The artwork is very cute, and I like the added touch of shiny latex paint for the balloons, and the opportunities for added elements. For example, we sang "Rock-A-Bye Baby" for the lullaby, sang "Happy Birthday" at the end, helped Tiger blow out her candles, counted the candles to figure out how old she was, then took turns raising our hands to show if we were 3, 4 or 5 years old.

I had originally picked out a third book, Noisy Night by Mac Barnett & Brian Biggs, but my voice felt like it was about to start giving out, and I was getting a little out-of-breath due to lingering congestion, so I decided to save it for another time. [This book shows the tenants of a high-rise apartment building, starting at the bottom. Each hears a noise, and the audience guesses what made that noise before moving up to the next apartment. Interactive, and a rare portrayal of city life in a picture book.]

So we did our closing song, then passed out stickers, and said "good-bye" until next time.

How It Went

After all my anticipation, I was a little afraid the kids wouldn't respond to the books like I hoped, but they loved them! I was initially a little concerned because after I got there the teacher informed me another group was joining us, and the room is fairly cramped already. I was a little worried about doing that much movement with a group that size (25 kids) in such tight quarters, but I just made sure to remind them before we started that they needed to stay in their spot, and to be sure to be careful not to accidentally hit or bump into each other.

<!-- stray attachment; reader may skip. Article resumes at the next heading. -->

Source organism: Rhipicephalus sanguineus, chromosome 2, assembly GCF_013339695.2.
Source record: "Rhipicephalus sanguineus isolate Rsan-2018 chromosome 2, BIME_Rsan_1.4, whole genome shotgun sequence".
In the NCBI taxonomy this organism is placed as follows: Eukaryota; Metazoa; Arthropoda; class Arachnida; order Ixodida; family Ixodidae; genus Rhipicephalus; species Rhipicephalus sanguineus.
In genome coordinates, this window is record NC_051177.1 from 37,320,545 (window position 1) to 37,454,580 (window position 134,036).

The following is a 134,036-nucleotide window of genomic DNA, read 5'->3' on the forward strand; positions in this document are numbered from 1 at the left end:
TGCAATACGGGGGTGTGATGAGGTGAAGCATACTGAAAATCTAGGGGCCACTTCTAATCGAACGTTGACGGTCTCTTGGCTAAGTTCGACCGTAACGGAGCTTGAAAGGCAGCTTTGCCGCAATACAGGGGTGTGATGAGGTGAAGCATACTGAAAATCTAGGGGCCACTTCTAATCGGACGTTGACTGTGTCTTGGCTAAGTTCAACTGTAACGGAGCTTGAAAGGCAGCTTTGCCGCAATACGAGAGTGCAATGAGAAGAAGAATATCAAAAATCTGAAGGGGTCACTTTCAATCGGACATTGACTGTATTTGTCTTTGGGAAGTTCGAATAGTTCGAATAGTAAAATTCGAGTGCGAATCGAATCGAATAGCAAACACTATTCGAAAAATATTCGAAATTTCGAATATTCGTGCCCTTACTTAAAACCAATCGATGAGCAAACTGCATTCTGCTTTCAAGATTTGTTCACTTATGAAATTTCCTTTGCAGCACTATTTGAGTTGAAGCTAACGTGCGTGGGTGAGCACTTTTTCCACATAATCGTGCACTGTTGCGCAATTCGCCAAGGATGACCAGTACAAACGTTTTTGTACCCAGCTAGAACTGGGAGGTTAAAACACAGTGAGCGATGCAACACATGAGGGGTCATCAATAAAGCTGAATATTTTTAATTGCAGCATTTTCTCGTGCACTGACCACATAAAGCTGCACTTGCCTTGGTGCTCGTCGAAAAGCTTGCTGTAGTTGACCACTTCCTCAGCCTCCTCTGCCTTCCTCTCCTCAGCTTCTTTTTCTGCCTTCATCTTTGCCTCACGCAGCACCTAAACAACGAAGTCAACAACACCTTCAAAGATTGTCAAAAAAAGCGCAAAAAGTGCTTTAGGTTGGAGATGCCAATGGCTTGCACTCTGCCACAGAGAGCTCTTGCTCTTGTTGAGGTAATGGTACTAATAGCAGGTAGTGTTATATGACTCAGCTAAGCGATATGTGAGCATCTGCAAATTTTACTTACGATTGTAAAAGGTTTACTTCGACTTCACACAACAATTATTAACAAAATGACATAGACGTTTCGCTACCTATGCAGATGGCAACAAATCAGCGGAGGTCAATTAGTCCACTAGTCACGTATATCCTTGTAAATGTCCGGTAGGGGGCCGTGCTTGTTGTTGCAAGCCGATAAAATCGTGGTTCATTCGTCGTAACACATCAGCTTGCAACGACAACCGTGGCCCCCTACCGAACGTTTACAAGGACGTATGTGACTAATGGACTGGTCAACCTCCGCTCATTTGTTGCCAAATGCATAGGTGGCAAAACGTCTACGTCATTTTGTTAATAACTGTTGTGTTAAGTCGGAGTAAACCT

I told them they were the bunnies and would do whatever the bunnies did (staying in their spot), and then when the fox appeared I told them I would be the fox. They really enjoyed doing all the different things and were very good about staying in their spots and not getting too wild. They really liked doing the "Bunny Hop", and it was funny when I first asked them if they knew the "Bunny Hop" they all said "Yes!" and immediately started jumping up and down. I had to explain to them that I knew they knew how to hop like a bunny hop, but that THE "Bunny Hop" was a dance, like the one the bunnies in the book were doing. They caught on pretty quickly, though at the teachers' suggestion we opted not to do a true conga line with everyone holding onto the person in front, but rather just stood in a line. 

The really liked the Tiger book, too, and most of them did get into doing the actions. Surprisingly, no one predicted the stork was going to pop the balloon, until I led them in the direction. At the end, I asked how old the Tiger was, seeing if they would figure out to count the candles on the cake. One little girl finally said "Three!", but when I asked her what made her think 3, she said because she was 3. 

We had a lot of fun, and the kids were surprisingly good! I was expecting them to be wild since it had been over a month since I'd seen them, and I was really worried when they brought the second group in, but they did great! Good listening, great participation and following directions; worth the wait and a great way to start the new year!